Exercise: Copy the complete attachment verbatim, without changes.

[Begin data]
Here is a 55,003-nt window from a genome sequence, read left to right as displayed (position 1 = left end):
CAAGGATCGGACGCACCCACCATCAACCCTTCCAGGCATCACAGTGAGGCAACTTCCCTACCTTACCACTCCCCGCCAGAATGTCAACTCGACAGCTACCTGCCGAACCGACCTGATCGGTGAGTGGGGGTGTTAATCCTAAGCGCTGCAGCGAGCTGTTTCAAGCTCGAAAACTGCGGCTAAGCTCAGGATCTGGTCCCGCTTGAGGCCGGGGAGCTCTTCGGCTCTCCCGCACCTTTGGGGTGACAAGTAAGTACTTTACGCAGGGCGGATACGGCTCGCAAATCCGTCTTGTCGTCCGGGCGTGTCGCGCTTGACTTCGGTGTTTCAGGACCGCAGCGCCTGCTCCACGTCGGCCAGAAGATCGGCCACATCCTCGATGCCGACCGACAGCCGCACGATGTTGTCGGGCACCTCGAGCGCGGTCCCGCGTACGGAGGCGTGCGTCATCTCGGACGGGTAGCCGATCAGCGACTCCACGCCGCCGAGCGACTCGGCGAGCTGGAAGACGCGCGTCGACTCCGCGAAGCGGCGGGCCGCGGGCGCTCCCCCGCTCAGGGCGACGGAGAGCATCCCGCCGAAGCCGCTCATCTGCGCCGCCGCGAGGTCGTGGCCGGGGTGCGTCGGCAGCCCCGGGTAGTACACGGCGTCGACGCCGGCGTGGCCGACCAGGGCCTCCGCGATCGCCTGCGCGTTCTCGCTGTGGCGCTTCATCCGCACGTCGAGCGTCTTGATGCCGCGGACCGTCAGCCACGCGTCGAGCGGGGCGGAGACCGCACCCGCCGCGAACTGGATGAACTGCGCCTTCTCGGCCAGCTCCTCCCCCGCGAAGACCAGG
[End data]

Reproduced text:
Here is a 55,003-nt window from a genome sequence, read left to right as displayed (position 1 = left end):
CAAGGATCGGACGCACCCACCATCAACCCTTCCAGGCATCACAGTGAGGCAACTTCCCTACCTTACCACTCCCCGCCAGAATGTCAACTCGACAGCTACCTGCCGAACCGACCTGATCGGTGAGTGGGGGTGTTAATCCTAAGCGCTGCAGCGAGCTGTTTCAAGCTCGAAAACTGCGGCTAAGCTCAGGATCTGGTCCCGCTTGAGGCCGGGGAGCTCTTCGGCTCTCCCGCACCTTTGGGGTGACAAGTAAGTACTTTACGCAGGGCGGATACGGCTCGCAAATCCGTCTTGTCGTCCGGGCGTGTCGCGCTTGACTTCGGTGTTTCAGGACCGCAGCGCCTGCTCCACGTCGGCCAGAAGATCGGCCACATCCTCGATGCCGACCGACAGCCGCACGATGTTGTCGGGCACCTCGAGCGCGGTCCCGCGTACGGAGGCGTGCGTCATCTCGGACGGGTAGCCGATCAGCGACTCCACGCCGCCGAGCGACTCGGCGAGCTGGAAGACGCGCGTCGACTCCGCGAAGCGGCGGGCCGCGGGCGCTCCCCCGCTCAGGGCGACGGAGAGCATCCCGCCGAAGCCGCTCATCTGCGCCGCCGCGAGGTCGTGGCCGGGGTGCGTCGGCAGCCCCGGGTAGTACACGGCGTCGACGCCGGCGTGGCCGACCAGGGCCTCCGCGATCGCCTGCGCGTTCTCGCTGTGGCGCTTCATCCGCACGTCGAGCGTCTTGATGCCGCGGACCGTCAGCCACGCGTCGAGCGGGGCGGAGACCGCACCCGCCGCGAACTGGATGAACTGCGCCTTCTCGGCCAGCTCCTCCCCCGCGAAGACCAGG